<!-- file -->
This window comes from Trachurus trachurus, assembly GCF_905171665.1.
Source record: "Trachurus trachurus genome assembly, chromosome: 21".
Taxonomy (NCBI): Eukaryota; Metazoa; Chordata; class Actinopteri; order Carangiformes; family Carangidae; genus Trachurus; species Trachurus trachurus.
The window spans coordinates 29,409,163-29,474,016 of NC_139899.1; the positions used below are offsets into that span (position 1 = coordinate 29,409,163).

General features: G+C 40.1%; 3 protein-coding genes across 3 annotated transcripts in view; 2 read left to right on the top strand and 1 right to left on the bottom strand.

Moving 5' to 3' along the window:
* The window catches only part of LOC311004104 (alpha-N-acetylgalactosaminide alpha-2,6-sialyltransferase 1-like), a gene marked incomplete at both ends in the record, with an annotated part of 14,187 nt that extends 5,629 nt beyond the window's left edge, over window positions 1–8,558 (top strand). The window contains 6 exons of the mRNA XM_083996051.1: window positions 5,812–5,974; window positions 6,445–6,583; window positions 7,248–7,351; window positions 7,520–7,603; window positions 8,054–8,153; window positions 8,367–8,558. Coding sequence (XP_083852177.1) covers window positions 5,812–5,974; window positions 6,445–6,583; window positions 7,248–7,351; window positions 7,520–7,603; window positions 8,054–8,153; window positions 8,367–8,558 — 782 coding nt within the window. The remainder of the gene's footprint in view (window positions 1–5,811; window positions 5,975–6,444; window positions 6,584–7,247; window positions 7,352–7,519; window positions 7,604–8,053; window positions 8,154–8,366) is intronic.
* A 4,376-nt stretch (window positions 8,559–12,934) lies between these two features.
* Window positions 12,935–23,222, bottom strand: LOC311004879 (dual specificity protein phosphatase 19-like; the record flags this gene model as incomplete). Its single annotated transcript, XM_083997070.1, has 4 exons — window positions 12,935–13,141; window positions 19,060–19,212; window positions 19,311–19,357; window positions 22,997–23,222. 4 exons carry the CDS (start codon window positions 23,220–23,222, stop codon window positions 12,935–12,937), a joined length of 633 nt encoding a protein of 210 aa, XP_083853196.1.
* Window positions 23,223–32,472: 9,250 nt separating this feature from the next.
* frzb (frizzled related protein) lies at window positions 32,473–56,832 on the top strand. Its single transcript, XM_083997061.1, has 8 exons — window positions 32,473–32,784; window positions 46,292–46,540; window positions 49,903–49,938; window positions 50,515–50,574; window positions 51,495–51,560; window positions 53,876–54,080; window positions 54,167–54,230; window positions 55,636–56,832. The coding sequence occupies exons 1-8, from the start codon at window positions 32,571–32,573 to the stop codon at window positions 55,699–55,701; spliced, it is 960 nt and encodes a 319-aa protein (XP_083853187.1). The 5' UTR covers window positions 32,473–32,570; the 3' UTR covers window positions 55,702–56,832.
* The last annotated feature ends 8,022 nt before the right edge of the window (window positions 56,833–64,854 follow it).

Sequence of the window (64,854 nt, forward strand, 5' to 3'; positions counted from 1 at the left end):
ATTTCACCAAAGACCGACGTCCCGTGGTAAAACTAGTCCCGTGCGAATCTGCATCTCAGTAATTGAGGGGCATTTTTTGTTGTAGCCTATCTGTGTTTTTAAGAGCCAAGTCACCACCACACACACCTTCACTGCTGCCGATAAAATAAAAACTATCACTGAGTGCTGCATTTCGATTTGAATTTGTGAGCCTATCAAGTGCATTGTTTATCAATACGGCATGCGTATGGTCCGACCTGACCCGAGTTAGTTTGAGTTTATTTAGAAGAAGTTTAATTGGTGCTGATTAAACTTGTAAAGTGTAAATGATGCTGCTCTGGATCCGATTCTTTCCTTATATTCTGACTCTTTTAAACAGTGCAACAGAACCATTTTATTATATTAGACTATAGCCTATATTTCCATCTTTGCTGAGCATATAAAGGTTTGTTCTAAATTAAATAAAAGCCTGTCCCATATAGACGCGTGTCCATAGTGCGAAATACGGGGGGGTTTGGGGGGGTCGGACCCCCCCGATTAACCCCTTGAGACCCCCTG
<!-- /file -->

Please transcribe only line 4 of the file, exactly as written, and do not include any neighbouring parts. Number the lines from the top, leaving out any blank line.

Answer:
The window spans coordinates 29,409,163-29,474,016 of NC_139899.1; the positions used below are offsets into that span (position 1 = coordinate 29,409,163).